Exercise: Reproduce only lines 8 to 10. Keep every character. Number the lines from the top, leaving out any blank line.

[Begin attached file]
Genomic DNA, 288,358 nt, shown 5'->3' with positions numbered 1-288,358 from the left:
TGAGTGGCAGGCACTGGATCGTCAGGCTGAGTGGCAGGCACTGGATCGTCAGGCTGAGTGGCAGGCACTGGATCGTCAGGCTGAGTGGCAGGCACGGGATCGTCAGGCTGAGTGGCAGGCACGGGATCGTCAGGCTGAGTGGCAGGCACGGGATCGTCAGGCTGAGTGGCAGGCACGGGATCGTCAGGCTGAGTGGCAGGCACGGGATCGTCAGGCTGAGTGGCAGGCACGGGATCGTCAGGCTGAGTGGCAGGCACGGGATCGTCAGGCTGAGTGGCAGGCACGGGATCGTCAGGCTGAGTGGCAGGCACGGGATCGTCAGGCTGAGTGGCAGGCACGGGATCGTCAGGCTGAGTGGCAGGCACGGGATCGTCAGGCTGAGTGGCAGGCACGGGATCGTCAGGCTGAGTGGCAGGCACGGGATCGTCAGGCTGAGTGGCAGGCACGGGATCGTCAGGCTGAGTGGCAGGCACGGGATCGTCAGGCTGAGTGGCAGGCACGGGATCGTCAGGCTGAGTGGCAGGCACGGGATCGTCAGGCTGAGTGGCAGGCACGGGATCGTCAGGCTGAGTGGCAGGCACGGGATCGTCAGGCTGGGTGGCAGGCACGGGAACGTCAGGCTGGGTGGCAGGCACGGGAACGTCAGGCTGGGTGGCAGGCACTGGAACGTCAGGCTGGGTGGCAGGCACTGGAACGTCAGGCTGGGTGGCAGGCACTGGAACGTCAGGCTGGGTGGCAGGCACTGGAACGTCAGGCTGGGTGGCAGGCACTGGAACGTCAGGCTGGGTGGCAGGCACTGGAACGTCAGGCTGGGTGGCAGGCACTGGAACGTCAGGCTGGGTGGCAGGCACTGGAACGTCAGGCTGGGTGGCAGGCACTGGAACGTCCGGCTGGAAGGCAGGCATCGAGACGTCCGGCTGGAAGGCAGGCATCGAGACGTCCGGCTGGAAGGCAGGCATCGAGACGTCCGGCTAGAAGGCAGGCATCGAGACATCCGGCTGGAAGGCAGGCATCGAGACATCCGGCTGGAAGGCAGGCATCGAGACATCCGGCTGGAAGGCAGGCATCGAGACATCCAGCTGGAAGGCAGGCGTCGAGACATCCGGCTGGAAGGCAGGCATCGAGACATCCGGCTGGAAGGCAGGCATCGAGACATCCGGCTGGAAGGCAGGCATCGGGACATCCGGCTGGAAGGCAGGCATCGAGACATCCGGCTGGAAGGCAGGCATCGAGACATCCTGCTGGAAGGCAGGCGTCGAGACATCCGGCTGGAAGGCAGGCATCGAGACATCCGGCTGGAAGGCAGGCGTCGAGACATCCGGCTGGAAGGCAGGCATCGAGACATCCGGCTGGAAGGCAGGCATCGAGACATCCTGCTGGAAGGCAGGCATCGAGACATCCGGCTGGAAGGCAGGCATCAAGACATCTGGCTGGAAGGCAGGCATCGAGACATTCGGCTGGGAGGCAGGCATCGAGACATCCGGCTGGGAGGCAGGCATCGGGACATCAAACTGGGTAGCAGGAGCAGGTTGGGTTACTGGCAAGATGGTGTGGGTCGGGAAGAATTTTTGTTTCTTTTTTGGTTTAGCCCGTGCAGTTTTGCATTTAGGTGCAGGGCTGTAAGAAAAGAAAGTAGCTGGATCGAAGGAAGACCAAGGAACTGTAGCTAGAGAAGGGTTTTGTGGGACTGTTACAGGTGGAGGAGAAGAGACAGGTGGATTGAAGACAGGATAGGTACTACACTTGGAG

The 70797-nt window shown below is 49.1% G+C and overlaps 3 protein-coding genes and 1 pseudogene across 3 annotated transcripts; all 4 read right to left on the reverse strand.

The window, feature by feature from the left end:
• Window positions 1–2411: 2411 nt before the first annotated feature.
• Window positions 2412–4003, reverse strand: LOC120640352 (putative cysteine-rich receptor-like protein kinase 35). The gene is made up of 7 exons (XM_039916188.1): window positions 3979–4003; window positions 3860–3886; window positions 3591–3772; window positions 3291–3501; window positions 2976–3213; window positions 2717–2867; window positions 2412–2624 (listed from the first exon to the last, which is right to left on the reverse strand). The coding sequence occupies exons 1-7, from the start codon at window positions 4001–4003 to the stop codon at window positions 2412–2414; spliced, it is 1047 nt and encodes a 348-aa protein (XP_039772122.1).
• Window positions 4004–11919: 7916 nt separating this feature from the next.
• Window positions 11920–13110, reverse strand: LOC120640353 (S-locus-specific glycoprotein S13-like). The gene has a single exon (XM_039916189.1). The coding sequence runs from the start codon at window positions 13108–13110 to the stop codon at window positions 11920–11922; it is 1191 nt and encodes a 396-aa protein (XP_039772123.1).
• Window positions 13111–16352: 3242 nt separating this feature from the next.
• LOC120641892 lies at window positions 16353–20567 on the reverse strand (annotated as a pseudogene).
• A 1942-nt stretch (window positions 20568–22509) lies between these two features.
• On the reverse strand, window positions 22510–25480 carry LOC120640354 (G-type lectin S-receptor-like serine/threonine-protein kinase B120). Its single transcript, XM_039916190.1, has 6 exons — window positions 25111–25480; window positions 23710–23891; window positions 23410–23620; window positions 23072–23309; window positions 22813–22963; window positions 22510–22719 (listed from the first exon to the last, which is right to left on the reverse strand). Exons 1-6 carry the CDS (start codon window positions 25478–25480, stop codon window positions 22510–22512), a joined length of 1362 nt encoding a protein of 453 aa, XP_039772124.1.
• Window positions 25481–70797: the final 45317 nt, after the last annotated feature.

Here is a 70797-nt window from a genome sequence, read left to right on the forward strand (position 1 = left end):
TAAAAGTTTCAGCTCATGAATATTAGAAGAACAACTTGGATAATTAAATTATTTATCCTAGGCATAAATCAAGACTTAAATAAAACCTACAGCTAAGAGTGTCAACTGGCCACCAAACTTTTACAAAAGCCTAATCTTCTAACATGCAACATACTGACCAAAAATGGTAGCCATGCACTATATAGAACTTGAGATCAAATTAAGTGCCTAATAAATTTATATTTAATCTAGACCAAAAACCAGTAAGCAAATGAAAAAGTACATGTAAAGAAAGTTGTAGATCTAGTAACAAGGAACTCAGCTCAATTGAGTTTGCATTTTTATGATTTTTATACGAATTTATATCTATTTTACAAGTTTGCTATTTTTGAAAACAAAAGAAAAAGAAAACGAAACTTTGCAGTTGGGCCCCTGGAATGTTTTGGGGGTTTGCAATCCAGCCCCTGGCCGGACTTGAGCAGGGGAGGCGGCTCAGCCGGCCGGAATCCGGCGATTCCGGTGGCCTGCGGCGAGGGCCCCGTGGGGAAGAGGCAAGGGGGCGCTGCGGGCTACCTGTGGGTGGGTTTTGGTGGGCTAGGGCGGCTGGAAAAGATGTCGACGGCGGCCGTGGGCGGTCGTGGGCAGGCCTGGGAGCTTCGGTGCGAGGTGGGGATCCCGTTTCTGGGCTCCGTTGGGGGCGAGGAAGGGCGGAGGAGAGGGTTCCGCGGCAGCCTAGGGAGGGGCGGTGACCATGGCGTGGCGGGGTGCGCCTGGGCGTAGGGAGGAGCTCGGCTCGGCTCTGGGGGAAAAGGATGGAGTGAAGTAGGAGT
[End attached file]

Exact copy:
• Window positions 11920–13110, reverse strand: LOC120640353 (S-locus-specific glycoprotein S13-like). The gene has a single exon (XM_039916189.1). The coding sequence runs from the start codon at window positions 13108–13110 to the stop codon at window positions 11920–11922; it is 1191 nt and encodes a 396-aa protein (XP_039772123.1).
• Window positions 13111–16352: 3242 nt separating this feature from the next.
• LOC120641892 lies at window positions 16353–20567 on the reverse strand (annotated as a pseudogene).